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Hidden pollution from shipping threatens sustainable ocean efforts - University of Portsmouth

Ships are the polluting ‘elephants in the room’ nobody is talking about despite a global drive to make oceans cleaner, according to new research.

Graphic showing where metals come off ships
Graphic showing where metals come off ships

Nearly every vessel, from commercial vessels to day-tripper yachts, are continually releasing substantial amounts of toxic metals into the sea, according to the study.

The study, led by Dr Gordon Watson, of the University of Portsmouth, coincides with the launch of the United Nations ‘Decade of Ocean Science’ to focus on healthy seas and a ‘sustainable blue economy’.

Dr Watson said: “It’s ironic that as the world is working really hard to remove plastic pollution, there is, at the same time, highly polluting vessels continuing to pollute the seas right under our noses. The United Nations and the world want healthy seas with sustainable ocean policies awash with more offshore wind farms, aquaculture, and sustainable tourism. All those aims are laudable, but toxic metals from shipping, which is critical to all these activities, is a hidden threat to healthy seas and nobody’s really talking about it.”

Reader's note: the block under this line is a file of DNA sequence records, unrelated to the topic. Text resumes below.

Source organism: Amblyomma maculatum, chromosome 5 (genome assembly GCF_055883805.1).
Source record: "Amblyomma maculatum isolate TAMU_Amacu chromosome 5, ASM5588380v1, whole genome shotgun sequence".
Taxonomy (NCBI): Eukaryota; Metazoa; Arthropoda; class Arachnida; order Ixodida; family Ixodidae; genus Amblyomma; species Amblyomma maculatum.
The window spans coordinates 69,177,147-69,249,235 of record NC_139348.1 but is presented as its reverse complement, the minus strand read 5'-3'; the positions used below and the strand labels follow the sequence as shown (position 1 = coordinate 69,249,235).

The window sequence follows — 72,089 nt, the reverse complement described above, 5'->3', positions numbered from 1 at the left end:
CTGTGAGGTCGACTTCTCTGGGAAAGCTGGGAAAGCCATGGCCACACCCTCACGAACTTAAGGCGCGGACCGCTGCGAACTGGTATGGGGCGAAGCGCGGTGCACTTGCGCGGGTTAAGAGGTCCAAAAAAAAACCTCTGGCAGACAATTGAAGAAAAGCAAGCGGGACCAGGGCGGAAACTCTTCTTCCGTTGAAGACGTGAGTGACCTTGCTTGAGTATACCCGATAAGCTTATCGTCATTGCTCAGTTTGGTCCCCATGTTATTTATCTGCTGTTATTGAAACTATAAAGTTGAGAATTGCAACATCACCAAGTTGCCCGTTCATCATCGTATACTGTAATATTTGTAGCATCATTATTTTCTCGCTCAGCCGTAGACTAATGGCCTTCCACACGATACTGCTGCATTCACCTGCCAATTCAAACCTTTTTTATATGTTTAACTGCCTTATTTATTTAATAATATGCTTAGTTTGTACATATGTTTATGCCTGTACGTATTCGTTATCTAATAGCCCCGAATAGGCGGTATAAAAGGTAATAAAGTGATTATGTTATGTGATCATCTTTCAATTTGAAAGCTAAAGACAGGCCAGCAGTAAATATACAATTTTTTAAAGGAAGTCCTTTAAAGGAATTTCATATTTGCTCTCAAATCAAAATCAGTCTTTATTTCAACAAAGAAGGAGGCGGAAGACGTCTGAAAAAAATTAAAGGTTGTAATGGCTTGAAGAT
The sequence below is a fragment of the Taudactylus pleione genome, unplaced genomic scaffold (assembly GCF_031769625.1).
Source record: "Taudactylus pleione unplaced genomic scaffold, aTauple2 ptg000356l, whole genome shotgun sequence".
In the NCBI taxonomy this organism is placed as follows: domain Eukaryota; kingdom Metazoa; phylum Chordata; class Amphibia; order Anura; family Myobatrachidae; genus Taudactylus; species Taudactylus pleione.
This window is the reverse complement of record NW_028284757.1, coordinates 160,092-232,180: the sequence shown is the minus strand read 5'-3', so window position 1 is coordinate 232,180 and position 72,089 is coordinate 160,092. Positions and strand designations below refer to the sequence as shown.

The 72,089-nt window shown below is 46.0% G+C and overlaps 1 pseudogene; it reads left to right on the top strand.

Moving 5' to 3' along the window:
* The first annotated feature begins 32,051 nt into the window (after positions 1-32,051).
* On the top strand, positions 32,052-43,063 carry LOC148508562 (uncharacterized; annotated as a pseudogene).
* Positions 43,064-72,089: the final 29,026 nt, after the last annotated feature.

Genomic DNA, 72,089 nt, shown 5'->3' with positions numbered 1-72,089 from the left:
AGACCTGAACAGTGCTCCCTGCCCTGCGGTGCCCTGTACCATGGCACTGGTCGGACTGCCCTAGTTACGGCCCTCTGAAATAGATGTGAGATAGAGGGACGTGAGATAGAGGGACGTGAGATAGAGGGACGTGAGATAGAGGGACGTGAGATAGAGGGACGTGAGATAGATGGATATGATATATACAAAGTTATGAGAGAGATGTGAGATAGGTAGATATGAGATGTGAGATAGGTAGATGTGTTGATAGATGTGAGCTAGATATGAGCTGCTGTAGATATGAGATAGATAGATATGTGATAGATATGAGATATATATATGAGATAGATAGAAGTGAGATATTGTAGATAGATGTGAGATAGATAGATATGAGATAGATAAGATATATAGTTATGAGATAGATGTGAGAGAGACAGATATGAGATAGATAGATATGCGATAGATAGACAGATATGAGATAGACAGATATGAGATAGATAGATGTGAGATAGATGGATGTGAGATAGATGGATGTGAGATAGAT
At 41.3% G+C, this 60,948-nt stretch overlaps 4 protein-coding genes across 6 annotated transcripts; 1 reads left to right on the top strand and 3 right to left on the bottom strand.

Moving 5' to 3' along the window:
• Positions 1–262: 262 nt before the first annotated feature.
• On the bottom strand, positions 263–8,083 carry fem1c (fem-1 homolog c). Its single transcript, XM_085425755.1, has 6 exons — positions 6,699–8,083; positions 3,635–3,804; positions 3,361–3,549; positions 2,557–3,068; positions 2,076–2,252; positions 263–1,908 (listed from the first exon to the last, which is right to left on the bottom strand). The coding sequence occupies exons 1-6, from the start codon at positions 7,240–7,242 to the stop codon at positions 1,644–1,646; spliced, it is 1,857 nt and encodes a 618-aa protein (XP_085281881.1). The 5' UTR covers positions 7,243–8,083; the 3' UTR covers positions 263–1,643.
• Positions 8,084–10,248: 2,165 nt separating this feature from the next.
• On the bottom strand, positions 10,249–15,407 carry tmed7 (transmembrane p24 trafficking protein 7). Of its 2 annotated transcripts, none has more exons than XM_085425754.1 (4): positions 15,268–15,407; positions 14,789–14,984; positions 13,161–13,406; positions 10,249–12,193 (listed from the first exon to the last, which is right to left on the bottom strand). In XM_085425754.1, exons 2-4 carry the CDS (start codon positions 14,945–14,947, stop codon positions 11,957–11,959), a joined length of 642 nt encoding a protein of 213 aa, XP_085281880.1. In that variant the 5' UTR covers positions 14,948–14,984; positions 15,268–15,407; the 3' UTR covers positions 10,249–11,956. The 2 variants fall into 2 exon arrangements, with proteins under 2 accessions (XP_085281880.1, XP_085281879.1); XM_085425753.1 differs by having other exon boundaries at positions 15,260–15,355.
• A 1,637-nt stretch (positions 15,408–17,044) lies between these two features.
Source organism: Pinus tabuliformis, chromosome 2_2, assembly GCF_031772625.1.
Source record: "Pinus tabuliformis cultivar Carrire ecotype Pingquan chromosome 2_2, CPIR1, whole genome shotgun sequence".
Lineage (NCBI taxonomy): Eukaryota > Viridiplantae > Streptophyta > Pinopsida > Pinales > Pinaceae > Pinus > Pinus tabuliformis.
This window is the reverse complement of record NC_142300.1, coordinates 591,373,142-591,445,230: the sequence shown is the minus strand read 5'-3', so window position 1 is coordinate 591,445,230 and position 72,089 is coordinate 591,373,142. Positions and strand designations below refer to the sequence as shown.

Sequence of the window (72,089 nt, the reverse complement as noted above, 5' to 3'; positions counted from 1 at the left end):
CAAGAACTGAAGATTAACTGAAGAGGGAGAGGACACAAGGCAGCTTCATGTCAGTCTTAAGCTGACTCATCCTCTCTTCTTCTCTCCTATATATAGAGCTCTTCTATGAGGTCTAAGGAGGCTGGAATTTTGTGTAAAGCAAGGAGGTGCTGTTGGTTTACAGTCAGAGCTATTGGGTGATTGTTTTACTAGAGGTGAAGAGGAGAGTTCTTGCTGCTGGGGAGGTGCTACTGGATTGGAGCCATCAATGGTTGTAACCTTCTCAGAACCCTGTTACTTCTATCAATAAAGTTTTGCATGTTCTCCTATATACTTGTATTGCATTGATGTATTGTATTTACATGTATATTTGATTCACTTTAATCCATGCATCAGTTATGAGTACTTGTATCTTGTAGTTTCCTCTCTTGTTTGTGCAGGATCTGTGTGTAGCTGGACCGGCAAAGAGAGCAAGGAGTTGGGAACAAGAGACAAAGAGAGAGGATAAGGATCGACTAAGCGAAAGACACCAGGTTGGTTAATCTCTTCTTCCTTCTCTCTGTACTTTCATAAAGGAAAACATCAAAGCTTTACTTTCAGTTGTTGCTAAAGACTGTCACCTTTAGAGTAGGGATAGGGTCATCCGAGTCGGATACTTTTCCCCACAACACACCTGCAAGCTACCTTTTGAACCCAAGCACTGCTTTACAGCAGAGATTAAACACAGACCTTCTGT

Alongside educating boat owners on using less toxic anti-fouling paints and anodes, Dr Watson and colleagues call for urgent legislation to ensure that shipping is front and centre of sustainable ocean policies.

The researchers studied data from the 1980s on the amounts of toxic metals in sediments of the English Channel region from over 300 coastal and offshore sites.

Although they found a steady reduction in overall levels of metal contamination in the seabed from the 1980s, 2010-13 showed an increase partially linked to specific metals involved in shipping activities.

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